Sunday, December 25, 2011

Praise be to Woody Allen Zombie Jesus

Tim Minchin wrote a song for Jonathan Ross's Christmas show about Jesus. And the ITV bigwigs cut it. That's the story. The assumption being that the song is considered to be offensive, presumably to people like... who knows really. What's true can handle a little satire. You can't watch it on ITV but it's on Youtube (see below).

Minchin likens Jesus to Woody Allen, Derren Brown, a Zombie, Superman and other stories and references in our culture.The story of Jesus is very like all our stories. Stories that speak of the need for a Saviour, even a suffering Saviour, that recognise we can't save ourselves.

None of them as audacious as the story of Jesus, of a Triune God, one who is self-giving love, who comes enters into our flesh to put it death and create a whole new humanity who will be filled up with God and who will fill up God with his people.

Some will say Christianity is just a derivative story among many stories, but perhaps it is the original story - and all the other stories we love are just like the Jesus story. Tim Minchin wrote in the New Statesman:
"Our lives would be empty without stories, and the story of this Jesus character is quite a nice one. One that – in theory, and sometimes even in practise – promotes compassion and humility and wisdom and peace. Jesus is real… in the imaginary world. A five year old could tell you that."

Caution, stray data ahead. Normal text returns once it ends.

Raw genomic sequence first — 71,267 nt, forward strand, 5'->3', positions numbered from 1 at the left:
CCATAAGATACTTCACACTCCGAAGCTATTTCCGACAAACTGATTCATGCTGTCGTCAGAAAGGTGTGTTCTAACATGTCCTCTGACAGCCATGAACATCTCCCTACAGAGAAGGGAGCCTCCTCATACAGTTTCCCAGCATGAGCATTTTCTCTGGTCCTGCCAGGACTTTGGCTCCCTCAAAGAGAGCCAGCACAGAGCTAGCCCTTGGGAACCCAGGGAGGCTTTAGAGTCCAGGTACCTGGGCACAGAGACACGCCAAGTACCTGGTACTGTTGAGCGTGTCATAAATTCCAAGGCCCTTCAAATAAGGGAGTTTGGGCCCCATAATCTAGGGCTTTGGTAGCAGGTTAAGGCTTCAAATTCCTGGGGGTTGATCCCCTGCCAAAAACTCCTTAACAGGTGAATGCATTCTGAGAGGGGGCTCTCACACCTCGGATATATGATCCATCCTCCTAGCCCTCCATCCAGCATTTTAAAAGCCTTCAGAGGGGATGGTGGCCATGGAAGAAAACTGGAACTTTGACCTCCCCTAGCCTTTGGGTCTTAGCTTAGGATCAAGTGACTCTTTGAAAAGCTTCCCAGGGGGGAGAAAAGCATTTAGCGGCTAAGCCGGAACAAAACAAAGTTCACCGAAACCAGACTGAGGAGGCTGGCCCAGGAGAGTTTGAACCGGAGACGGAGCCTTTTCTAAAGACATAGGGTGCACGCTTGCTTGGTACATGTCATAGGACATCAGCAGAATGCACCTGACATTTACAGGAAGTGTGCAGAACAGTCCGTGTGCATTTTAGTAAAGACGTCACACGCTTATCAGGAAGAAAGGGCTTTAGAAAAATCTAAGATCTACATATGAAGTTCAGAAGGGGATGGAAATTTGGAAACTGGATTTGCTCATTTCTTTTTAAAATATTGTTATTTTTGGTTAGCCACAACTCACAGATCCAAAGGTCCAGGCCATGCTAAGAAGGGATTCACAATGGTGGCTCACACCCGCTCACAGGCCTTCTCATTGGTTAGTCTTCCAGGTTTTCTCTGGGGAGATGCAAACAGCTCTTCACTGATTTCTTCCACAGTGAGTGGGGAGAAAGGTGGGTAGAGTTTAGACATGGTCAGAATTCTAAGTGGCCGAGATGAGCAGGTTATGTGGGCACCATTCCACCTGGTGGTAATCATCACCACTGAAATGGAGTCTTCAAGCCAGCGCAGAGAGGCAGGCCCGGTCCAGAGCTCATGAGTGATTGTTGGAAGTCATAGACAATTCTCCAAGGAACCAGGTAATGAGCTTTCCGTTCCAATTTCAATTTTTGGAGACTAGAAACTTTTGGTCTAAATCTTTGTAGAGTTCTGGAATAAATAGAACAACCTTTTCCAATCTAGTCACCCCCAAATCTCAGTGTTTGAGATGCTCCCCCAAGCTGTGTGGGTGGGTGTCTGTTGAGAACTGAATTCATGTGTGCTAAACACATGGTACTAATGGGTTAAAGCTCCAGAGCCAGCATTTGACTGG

The Jesus story persists because its the greatest of stories. The question is does the story exist in the world of imagination, or is this as JRR Tolkien argued to CS Lewis, this is the Myth that came true. The story captivates us and is echoed in all the stories we love even today... the question is is there truth in the claims about Jesus. Is Jesus just a myth or a true myth? That's a question open to study of historical evidence.
CS Lewis in Myth became Fact wrote:
"but Christians also need to be reminded . . . that what became Fact was a Myth, that it carries with it into the world of Fact all the properties of a myth. God is more than a god, not less; Christ is more than Balder, not less. We must not be ashamed of the mythical radiance resting on our theology. . . . We must not, in false spirituality, withhold our imaginative welcome. If God chooses to be mythopoeic . . . shall we refuse to be mythopathic? For this is the marriage of heaven and earth: Perfect Myth and Perfect Fact: claiming not only our love and our obedience, but also our wonder and delight..."
Watch the Tim Minchin video here.

2 comments: